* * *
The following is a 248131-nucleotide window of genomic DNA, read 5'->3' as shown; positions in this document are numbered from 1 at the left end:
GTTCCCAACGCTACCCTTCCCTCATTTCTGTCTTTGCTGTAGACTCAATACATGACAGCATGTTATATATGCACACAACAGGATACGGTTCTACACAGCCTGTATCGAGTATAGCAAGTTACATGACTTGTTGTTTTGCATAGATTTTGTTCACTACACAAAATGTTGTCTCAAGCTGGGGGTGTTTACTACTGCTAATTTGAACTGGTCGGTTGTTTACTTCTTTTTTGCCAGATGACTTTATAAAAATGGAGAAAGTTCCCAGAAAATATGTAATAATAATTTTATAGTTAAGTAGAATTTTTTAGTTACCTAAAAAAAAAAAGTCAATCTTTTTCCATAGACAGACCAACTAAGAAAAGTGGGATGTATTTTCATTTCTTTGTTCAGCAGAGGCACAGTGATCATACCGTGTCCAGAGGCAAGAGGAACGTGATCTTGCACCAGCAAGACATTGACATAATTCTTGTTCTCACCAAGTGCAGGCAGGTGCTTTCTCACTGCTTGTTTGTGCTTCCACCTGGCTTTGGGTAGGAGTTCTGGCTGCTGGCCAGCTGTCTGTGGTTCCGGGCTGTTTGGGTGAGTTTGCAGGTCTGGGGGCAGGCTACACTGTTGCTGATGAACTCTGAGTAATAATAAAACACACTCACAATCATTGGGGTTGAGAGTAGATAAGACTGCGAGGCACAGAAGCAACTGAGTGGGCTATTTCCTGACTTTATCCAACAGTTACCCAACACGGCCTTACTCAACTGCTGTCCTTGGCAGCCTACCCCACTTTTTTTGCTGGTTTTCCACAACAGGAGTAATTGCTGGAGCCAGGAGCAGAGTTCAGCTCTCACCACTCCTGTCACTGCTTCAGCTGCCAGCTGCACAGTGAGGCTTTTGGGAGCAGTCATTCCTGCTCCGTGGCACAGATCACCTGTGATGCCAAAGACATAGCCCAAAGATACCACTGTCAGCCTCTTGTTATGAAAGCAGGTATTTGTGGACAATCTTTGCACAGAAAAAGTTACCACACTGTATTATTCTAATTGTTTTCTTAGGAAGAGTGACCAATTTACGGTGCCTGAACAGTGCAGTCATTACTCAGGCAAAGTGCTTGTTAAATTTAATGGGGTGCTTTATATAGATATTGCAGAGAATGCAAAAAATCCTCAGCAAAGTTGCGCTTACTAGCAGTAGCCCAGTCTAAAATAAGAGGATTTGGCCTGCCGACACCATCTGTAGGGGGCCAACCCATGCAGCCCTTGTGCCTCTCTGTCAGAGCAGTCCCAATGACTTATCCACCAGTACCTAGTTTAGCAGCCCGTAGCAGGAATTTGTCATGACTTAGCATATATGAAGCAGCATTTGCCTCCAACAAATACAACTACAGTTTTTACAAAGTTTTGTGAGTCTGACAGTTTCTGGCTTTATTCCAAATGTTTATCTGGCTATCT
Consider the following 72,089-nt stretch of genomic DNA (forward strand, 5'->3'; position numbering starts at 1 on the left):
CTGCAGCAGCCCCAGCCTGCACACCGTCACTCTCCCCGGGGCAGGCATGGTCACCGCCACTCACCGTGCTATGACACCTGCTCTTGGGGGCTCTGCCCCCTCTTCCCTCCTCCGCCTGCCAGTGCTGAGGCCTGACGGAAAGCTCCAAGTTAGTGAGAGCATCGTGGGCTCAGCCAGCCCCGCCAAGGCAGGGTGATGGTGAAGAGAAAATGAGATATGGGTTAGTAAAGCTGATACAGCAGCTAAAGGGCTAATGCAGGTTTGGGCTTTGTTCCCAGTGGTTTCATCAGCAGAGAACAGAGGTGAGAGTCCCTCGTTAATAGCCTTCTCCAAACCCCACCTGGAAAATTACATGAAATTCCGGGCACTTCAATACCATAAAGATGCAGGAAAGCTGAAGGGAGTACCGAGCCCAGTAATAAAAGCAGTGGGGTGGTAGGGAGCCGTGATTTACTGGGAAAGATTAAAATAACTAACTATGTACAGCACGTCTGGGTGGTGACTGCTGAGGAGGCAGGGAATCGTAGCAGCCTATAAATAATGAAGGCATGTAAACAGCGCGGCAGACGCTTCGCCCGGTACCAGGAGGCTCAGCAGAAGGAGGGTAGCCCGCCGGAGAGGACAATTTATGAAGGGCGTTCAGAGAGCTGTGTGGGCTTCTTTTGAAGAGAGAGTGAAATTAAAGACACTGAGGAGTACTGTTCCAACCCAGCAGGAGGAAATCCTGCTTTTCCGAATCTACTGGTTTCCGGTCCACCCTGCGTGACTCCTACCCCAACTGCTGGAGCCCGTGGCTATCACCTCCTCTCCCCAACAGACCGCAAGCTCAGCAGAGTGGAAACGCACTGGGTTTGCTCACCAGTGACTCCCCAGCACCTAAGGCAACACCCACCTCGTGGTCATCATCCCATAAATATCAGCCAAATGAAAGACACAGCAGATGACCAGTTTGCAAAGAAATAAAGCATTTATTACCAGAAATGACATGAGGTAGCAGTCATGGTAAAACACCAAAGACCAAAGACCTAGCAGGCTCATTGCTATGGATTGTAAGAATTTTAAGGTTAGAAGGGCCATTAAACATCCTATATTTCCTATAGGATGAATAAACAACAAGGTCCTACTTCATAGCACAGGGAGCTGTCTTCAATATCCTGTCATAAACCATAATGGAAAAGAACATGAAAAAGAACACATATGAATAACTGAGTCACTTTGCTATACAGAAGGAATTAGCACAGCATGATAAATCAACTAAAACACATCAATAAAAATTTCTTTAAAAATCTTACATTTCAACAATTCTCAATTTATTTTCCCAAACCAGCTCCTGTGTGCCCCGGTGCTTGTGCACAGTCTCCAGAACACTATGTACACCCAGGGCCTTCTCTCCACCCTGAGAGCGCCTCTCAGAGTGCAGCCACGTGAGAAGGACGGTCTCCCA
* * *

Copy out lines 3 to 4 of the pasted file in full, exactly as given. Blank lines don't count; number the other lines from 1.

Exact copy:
Consider the following 72,089-nt stretch of genomic DNA (forward strand, 5'->3'; position numbering starts at 1 on the left):
CTGCAGCAGCCCCAGCCTGCACACCGTCACTCTCCCCGGGGCAGGCATGGTCACCGCCACTCACCGTGCTATGACACCTGCTCTTGGGGGCTCTGCCCCCTCTTCCCTCCTCCGCCTGCCAGTGCTGAGGCCTGACGGAAAGCTCCAAGTTAGTGAGAGCATCGTGGGCTCAGCCAGCCCCGCCAAGGCAGGGTGATGGTGAAGAGAAAATGAGATATGGGTTAGTAAAGCTGATACAGCAGCTAAAGGGCTAATGCAGGTTTGGGCTTTGTTCCCAGTGGTTTCATCAGCAGAGAACAGAGGTGAGAGTCCCTCGTTAATAGCCTTCTCCAAACCCCACCTGGAAAATTACATGAAATTCCGGGCACTTCAATACCATAAAGATGCAGGAAAGCTGAAGGGAGTACCGAGCCCAGTAATAAAAGCAGTGGGGTGGTAGGGAGCCGTGATTTACTGGGAAAGATTAAAATAACTAACTATGTACAGCACGTCTGGGTGGTGACTGCTGAGGAGGCAGGGAATCGTAGCAGCCTATAAATAATGAAGGCATGTAAACAGCGCGGCAGACGCTTCGCCCGGTACCAGGAGGCTCAGCAGAAGGAGGGTAGCCCGCCGGAGAGGACAATTTATGAAGGGCGTTCAGAGAGCTGTGTGGGCTTCTTTTGAAGAGAGAGTGAAATTAAAGACACTGAGGAGTACTGTTCCAACCCAGCAGGAGGAAATCCTGCTTTTCCGAATCTACTGGTTTCCGGTCCACCCTGCGTGACTCCTACCCCAACTGCTGGAGCCCGTGGCTATCACCTCCTCTCCCCAACAGACCGCAAGCTCAGCAGAGTGGAAACGCACTGGGTTTGCTCACCAGTGACTCCCCAGCACCTAAGGCAACACCCACCTCGTGGTCATCATCCCATAAATATCAGCCAAATGAAAGACACAGCAGATGACCAGTTTGCAAAGAAATAAAGCATTTATTACCAGAAATGACATGAGGTAGCAGTCATGGTAAAACACCAAAGACCAAAGACCTAGCAGGCTCATTGCTATGGATTGTAAGAATTTTAAGGTTAGAAGGGCCATTAAACATCCTATATTTCCTATAGGATGAATAAACAACAAGGTCCTACTTCATAGCACAGGGAGCTGTCTTCAATATCCTGTCATAAACCATAATGGAAAAGAACATGAAAAAGAACACATATGAATAACTGAGTCACTTTGCTATACAGAAGGAATTAGCACAGCATGATAAATCAACTAAAACACATCAATAAAAATTTCTTTAAAAATCTTACATTTCAACAATTCTCAATTTATTTTCCCAAACCAGCTCCTGTGTGCCCCGGTGCTTGTGCACAGTCTCCAGAACACTATGTACACCCAGGGCCTTCTCTCCACCCTGAGAGCGCCTCTCAGAGTGCAGCCACGTGAGAAGGACGGTCTCCCA